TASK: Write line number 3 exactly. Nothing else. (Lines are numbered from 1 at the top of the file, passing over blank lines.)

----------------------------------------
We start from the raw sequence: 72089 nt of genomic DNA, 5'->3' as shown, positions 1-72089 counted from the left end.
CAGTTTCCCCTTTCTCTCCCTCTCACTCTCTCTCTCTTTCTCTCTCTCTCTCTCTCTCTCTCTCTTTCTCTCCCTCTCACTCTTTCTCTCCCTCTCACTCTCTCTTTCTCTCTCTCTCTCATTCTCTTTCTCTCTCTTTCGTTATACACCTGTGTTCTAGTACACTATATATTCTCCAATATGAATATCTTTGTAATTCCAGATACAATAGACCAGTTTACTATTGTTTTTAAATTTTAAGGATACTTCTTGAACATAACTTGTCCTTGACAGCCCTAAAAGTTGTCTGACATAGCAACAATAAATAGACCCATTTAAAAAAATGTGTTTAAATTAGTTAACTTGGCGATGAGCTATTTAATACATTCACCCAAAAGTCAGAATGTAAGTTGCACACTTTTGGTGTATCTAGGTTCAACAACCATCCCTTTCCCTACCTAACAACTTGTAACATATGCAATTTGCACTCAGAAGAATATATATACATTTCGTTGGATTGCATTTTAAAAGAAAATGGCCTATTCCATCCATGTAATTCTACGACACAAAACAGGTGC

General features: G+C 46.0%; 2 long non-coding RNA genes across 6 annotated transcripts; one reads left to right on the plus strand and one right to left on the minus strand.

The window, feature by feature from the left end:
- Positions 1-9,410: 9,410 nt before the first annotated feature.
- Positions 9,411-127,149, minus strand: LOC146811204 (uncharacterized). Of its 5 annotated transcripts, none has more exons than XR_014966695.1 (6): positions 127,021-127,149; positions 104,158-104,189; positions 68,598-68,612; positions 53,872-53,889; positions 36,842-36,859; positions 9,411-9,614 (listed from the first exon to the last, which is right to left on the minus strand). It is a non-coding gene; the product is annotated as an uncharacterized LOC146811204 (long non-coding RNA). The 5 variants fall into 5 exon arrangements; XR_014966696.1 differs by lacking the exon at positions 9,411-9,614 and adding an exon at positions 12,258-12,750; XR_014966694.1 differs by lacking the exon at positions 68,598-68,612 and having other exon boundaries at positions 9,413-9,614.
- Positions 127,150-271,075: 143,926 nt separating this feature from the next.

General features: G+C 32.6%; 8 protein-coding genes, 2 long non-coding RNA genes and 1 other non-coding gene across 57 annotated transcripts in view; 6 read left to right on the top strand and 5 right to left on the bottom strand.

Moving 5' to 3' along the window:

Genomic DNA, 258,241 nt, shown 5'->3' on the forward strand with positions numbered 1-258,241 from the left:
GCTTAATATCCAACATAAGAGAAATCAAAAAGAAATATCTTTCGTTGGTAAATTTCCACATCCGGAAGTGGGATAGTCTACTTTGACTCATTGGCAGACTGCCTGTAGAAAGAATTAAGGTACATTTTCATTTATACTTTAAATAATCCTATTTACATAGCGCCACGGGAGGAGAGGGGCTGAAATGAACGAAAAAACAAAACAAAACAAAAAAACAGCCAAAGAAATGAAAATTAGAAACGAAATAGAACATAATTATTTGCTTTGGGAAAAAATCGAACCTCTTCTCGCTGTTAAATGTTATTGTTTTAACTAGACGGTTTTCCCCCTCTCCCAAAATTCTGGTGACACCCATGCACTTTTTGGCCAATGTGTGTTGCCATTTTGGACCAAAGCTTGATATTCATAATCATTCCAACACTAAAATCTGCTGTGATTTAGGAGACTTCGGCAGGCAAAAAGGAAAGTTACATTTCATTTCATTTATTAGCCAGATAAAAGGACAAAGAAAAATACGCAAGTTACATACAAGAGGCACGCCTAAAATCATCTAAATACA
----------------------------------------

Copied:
General features: G+C 46.0%; 2 long non-coding RNA genes across 6 annotated transcripts; one reads left to right on the plus strand and one right to left on the minus strand.